“You did much more than that,” I tell him. “Your concern about being negative to your family in the future has been disproven. You said that your father blames you for your mother’s death and treats you badly because of that. Well, it’s not fair, but this changes his mind. Your dad realizes when you and your sister are both in surgery that he can’t bear to lose either of you.”
“It takes something that drastic to make my dad love me?” Kieran asks me, his face stricken.
I reach out to touch his shoulder. “I’m sorry. But Connor is right—you will be a hero. Not just to your sister, her husband, your dad, and your nephew—but to everyone touched by Chloe’s life. Your sister ends up becoming a schoolteacher, and she does great things for the youth in her community. The repercussions of your act of kindness will stretch for decades and centuries, but if you don’t live long enough to give that kidney, then your sister won’t be able to find an organ donor in time. She might live, but even if she does, she won’t be healthy enough to help her community and improve the lives of others.”
“So it’s like a domino effect,” Kieran says quietly. “If I die now, all the good things I could do just disappear—and all the good things they
“Yes,” I answer. “There is a place for you in this world—a need for you. You might not see it now, but it will become clear as you grow older. If only you allow yourself the chance to grow older.”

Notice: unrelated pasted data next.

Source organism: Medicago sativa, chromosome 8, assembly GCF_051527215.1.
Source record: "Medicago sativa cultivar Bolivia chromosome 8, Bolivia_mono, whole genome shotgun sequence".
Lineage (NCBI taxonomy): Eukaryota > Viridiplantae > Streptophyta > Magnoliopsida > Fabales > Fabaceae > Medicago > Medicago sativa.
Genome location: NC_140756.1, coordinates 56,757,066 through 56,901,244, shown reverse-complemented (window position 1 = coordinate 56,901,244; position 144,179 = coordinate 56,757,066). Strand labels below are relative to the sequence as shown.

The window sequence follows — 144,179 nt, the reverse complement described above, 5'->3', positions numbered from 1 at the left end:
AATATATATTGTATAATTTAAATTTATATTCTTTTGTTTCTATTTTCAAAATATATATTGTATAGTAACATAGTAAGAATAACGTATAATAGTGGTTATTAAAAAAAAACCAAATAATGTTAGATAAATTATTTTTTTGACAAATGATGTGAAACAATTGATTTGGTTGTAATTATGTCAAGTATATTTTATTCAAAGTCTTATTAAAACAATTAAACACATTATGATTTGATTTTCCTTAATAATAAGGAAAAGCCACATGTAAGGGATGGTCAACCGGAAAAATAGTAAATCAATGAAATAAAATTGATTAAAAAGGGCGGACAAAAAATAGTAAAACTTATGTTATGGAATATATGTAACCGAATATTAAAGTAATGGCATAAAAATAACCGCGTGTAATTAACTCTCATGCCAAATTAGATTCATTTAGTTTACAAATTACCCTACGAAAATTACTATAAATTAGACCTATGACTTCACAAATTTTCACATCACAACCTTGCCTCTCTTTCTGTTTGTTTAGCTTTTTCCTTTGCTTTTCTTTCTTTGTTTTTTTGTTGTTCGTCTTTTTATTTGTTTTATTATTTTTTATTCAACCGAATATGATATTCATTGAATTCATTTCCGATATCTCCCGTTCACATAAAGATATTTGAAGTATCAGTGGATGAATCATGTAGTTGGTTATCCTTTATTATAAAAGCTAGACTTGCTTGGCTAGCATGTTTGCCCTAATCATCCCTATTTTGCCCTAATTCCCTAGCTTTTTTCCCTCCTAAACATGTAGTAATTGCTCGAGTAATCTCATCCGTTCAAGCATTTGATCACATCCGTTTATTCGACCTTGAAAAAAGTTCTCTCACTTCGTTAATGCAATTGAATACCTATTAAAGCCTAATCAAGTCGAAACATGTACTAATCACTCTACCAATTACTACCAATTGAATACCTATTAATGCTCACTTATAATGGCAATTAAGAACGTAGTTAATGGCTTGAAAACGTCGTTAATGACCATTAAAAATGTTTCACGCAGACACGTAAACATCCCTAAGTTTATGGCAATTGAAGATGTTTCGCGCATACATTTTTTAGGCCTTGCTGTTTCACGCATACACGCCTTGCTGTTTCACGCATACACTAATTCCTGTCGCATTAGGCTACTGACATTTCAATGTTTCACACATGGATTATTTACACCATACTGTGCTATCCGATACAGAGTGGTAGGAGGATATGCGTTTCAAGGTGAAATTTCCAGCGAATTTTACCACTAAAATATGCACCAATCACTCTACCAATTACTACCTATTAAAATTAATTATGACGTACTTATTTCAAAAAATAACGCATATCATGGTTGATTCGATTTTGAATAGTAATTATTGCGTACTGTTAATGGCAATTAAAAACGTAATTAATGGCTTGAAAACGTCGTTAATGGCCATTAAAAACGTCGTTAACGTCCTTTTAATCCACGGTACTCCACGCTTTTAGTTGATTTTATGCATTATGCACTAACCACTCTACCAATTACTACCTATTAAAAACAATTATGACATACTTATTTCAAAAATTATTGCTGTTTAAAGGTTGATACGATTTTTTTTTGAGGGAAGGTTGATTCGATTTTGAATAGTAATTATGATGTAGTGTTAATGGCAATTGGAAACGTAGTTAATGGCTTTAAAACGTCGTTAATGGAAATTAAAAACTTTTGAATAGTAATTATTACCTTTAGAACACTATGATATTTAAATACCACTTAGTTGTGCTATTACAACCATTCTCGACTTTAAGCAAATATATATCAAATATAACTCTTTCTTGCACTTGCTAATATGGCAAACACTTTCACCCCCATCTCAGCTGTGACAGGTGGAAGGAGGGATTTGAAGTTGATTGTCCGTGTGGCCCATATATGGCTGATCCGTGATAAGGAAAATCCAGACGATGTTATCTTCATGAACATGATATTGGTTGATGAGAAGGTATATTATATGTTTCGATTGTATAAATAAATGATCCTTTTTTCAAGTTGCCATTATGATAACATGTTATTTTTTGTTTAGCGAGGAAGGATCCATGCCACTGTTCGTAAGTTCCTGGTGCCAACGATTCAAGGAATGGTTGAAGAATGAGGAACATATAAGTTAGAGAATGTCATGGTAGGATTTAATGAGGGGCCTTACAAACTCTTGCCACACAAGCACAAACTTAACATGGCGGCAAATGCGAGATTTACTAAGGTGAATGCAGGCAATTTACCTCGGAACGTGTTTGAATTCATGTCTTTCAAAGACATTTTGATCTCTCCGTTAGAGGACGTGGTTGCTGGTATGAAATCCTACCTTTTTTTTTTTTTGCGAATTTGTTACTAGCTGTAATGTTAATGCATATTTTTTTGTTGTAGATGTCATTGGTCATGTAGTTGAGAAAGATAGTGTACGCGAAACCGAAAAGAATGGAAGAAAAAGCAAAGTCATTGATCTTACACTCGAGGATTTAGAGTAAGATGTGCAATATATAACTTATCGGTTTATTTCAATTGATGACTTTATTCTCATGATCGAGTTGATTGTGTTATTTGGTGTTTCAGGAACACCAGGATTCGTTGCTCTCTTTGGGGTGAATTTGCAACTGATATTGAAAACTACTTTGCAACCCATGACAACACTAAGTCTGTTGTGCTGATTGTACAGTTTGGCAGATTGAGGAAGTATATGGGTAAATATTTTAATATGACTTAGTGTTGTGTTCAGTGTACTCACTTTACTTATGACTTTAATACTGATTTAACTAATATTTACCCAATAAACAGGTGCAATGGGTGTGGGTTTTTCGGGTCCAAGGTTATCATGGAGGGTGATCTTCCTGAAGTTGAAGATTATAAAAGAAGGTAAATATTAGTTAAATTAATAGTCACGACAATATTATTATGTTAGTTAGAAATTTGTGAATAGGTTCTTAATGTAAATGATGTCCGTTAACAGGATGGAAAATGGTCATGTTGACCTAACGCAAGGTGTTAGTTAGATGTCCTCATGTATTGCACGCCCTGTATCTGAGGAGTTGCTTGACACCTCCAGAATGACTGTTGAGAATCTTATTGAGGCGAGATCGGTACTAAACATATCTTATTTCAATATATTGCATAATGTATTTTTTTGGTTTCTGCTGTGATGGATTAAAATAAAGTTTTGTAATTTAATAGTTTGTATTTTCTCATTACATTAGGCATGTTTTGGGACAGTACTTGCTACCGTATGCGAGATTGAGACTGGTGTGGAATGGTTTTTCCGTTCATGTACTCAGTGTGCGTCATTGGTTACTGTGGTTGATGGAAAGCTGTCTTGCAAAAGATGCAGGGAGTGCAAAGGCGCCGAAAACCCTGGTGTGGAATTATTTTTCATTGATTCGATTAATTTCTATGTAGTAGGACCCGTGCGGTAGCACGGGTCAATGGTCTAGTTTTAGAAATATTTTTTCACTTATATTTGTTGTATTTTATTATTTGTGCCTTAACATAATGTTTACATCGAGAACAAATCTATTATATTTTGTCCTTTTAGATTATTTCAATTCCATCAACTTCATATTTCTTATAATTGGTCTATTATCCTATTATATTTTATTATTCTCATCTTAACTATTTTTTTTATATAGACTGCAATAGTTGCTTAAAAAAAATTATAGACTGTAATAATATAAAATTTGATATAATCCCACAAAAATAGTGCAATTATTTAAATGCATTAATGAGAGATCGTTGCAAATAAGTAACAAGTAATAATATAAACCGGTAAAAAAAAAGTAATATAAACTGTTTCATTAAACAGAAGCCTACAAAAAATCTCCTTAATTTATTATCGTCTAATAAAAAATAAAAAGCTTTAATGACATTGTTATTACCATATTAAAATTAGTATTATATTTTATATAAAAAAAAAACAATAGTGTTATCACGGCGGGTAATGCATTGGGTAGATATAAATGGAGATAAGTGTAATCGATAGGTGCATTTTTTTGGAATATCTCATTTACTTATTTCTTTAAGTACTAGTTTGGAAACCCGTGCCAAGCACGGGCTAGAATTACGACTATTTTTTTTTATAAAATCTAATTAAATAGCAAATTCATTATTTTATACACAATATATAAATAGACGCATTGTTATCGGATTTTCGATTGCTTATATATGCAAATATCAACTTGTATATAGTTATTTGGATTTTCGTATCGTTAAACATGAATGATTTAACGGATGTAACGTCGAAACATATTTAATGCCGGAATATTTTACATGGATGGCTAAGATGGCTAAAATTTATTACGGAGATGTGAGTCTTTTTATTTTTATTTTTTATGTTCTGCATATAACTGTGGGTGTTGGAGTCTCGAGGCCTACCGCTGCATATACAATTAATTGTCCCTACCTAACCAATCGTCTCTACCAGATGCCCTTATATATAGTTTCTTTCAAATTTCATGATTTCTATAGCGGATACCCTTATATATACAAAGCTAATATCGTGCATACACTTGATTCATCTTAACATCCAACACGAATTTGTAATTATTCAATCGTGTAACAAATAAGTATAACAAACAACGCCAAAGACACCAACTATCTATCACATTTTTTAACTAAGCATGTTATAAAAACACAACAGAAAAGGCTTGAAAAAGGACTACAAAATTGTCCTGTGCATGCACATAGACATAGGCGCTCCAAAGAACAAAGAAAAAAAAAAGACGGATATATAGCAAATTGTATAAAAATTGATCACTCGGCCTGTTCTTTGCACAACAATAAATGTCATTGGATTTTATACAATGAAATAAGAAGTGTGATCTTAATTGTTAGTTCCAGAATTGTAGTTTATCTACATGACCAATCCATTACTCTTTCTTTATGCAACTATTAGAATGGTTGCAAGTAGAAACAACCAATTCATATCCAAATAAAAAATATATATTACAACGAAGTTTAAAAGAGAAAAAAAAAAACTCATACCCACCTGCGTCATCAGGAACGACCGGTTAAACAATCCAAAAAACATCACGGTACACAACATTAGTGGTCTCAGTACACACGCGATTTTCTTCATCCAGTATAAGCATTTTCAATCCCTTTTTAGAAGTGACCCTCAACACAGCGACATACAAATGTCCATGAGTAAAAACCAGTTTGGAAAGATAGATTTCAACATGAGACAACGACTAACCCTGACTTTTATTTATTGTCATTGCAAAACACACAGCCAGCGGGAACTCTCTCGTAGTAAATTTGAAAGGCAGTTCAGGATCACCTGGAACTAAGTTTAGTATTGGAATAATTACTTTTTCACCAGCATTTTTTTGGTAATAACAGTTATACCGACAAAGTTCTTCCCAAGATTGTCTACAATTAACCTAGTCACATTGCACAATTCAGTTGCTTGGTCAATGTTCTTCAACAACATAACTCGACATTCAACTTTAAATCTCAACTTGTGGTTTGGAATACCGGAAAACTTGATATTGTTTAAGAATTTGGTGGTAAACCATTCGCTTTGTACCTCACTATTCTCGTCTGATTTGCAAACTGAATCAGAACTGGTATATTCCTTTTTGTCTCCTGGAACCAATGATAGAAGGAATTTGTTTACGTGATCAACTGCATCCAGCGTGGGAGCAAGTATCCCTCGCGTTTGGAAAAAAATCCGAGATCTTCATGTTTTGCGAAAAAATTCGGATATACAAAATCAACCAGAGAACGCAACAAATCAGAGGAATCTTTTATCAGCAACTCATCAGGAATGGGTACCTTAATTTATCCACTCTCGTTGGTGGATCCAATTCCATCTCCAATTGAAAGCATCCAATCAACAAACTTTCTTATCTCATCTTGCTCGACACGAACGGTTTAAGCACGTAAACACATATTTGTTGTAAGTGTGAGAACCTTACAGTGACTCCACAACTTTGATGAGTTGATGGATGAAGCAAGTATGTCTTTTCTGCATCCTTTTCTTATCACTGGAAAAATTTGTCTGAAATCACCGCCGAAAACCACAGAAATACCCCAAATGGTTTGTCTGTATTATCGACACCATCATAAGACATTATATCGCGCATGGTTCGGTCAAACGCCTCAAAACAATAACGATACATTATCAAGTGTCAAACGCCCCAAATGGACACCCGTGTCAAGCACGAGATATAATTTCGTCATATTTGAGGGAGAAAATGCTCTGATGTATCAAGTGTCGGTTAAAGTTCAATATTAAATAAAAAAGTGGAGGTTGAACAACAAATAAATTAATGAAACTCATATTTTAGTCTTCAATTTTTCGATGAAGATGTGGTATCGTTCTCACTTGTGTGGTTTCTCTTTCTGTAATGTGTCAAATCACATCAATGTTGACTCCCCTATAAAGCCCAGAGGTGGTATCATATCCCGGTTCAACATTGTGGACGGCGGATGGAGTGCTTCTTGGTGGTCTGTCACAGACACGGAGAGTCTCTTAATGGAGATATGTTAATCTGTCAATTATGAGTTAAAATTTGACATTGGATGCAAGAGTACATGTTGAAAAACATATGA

“I don’t know, Kayla. Maybe I will help out Chloe in her time of need, but you’re really exaggerating my importance. The world will carry on just fine without me.”
I feel a bit upset at his underestimation of his self-worth. “Maybe you won’t make a huge difference in the world. But you
make a difference, a
difference, to the people you love and people you have never even met—people you never will meet. How can anyone aspire to more than that?”
Kieran shrugs slightly. “What if I made sure that my kidneys were left on ice? What if I made sure they’d be available for my sister if she ever needed them?”
“I’m not sure it works that way,” I tell him, “and even if it does, it certainly wouldn’t work that way if you jump off a bridge and destroy your body.”
He is quiet for several moments as he watches his older self play ball with his nephew. I can tell that he is being moved by the scene, and that his conviction in this decision is wavering. I just need to push a little harder until he is excited about life again.